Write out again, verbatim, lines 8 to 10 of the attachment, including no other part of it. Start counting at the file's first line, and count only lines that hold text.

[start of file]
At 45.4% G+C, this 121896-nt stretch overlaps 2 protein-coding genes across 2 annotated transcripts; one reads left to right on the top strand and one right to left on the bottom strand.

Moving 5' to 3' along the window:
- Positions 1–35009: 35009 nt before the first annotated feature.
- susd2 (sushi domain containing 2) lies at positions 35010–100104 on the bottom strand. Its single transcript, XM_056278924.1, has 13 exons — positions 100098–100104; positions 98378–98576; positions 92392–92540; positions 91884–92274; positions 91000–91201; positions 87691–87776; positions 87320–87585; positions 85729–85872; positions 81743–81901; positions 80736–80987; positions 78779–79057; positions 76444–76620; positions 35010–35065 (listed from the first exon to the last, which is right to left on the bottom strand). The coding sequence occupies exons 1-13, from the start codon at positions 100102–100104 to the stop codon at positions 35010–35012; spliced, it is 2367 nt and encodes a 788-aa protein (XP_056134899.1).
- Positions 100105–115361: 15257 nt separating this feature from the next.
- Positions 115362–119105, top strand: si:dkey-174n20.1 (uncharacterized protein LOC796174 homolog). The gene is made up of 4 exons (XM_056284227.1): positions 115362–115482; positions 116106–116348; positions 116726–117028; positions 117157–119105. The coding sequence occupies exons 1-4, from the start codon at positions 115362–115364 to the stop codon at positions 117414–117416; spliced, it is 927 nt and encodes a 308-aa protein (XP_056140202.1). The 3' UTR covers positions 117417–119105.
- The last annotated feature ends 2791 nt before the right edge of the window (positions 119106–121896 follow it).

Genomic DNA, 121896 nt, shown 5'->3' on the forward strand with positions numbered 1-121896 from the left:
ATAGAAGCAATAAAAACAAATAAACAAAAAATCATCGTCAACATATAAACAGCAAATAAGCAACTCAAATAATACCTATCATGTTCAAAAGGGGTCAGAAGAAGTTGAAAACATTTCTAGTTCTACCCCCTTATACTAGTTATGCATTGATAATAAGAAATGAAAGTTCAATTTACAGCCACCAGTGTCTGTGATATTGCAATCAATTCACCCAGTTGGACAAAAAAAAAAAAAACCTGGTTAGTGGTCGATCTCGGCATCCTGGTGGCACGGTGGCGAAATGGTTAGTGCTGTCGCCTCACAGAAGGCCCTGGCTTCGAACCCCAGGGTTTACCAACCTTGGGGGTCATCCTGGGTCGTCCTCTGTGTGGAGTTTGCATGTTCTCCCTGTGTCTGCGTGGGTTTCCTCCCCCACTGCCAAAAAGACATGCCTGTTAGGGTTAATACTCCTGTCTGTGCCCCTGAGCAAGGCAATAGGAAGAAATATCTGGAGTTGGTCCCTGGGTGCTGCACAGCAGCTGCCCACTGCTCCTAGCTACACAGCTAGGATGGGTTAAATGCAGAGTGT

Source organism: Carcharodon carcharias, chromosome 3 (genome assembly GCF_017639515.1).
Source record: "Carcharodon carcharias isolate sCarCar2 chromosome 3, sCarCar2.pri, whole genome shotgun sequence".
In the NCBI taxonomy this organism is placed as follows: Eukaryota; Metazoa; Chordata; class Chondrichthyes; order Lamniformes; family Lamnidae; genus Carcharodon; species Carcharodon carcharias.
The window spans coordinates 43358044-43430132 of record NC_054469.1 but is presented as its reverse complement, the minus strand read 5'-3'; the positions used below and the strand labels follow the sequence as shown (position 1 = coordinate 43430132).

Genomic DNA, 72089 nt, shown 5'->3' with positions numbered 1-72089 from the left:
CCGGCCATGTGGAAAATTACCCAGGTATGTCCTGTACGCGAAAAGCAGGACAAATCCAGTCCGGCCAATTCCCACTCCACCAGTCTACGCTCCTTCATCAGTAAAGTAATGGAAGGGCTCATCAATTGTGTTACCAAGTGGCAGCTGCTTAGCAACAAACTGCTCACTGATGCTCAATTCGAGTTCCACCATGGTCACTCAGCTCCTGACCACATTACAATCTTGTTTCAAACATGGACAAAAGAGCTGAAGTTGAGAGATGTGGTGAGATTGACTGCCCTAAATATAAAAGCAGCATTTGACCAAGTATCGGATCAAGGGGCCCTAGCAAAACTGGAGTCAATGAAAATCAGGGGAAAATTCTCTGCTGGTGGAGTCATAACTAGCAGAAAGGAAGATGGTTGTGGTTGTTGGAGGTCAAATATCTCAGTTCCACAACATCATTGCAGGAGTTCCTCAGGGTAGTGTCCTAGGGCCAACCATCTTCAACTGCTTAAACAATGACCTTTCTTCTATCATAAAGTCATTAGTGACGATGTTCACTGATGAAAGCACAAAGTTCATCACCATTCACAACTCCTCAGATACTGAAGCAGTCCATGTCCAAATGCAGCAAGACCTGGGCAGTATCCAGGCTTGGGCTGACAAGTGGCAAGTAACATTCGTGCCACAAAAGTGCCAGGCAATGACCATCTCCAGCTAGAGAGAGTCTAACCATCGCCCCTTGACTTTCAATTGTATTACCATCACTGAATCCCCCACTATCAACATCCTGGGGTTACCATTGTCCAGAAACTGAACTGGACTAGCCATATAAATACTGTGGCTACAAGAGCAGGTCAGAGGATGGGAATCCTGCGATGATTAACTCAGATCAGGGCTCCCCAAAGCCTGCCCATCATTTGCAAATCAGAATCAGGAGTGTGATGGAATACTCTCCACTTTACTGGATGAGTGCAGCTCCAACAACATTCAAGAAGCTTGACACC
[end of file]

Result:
Genomic DNA, 121896 nt, shown 5'->3' on the forward strand with positions numbered 1-121896 from the left:
ATAGAAGCAATAAAAACAAATAAACAAAAAATCATCGTCAACATATAAACAGCAAATAAGCAACTCAAATAATACCTATCATGTTCAAAAGGGGTCAGAAGAAGTTGAAAACATTTCTAGTTCTACCCCCTTATACTAGTTATGCATTGATAATAAGAAATGAAAGTTCAATTTACAGCCACCAGTGTCTGTGATATTGCAATCAATTCACCCAGTTGGACAAAAAAAAAAAAAACCTGGTTAGTGGTCGATCTCGGCATCCTGGTGGCACGGTGGCGAAATGGTTAGTGCTGTCGCCTCACAGAAGGCCCTGGCTTCGAACCCCAGGGTTTACCAACCTTGGGGGTCATCCTGGGTCGTCCTCTGTGTGGAGTTTGCATGTTCTCCCTGTGTCTGCGTGGGTTTCCTCCCCCACTGCCAAAAAGACATGCCTGTTAGGGTTAATACTCCTGTCTGTGCCCCTGAGCAAGGCAATAGGAAGAAATATCTGGAGTTGGTCCCTGGGTGCTGCACAGCAGCTGCCCACTGCTCCTAGCTACACAGCTAGGATGGGTTAAATGCAGAGTGT

Source organism: Carcharodon carcharias, chromosome 3 (genome assembly GCF_017639515.1).